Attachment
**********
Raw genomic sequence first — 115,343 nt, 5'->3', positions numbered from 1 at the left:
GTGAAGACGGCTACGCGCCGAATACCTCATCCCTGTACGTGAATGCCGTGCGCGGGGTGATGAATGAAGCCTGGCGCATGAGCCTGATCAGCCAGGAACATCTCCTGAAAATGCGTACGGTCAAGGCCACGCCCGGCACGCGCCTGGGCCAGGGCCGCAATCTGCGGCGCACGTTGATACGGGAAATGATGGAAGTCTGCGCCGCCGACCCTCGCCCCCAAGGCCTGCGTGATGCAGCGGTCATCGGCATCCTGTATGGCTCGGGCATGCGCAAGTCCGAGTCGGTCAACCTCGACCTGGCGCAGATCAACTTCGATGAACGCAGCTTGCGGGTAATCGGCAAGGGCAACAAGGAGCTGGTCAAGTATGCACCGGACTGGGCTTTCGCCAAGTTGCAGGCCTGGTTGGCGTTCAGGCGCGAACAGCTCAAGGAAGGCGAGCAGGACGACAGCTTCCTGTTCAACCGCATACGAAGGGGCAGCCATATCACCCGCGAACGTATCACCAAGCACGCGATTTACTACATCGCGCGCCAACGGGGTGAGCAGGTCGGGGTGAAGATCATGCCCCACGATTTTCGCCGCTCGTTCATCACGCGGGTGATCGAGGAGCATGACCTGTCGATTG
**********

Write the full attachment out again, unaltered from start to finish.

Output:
Raw genomic sequence first — 115,343 nt, 5'->3', positions numbered from 1 at the left:
GTGAAGACGGCTACGCGCCGAATACCTCATCCCTGTACGTGAATGCCGTGCGCGGGGTGATGAATGAAGCCTGGCGCATGAGCCTGATCAGCCAGGAACATCTCCTGAAAATGCGTACGGTCAAGGCCACGCCCGGCACGCGCCTGGGCCAGGGCCGCAATCTGCGGCGCACGTTGATACGGGAAATGATGGAAGTCTGCGCCGCCGACCCTCGCCCCCAAGGCCTGCGTGATGCAGCGGTCATCGGCATCCTGTATGGCTCGGGCATGCGCAAGTCCGAGTCGGTCAACCTCGACCTGGCGCAGATCAACTTCGATGAACGCAGCTTGCGGGTAATCGGCAAGGGCAACAAGGAGCTGGTCAAGTATGCACCGGACTGGGCTTTCGCCAAGTTGCAGGCCTGGTTGGCGTTCAGGCGCGAACAGCTCAAGGAAGGCGAGCAGGACGACAGCTTCCTGTTCAACCGCATACGAAGGGGCAGCCATATCACCCGCGAACGTATCACCAAGCACGCGATTTACTACATCGCGCGCCAACGGGGTGAGCAGGTCGGGGTGAAGATCATGCCCCACGATTTTCGCCGCTCGTTCATCACGCGGGTGATCGAGGAGCATGACCTGTCGATTG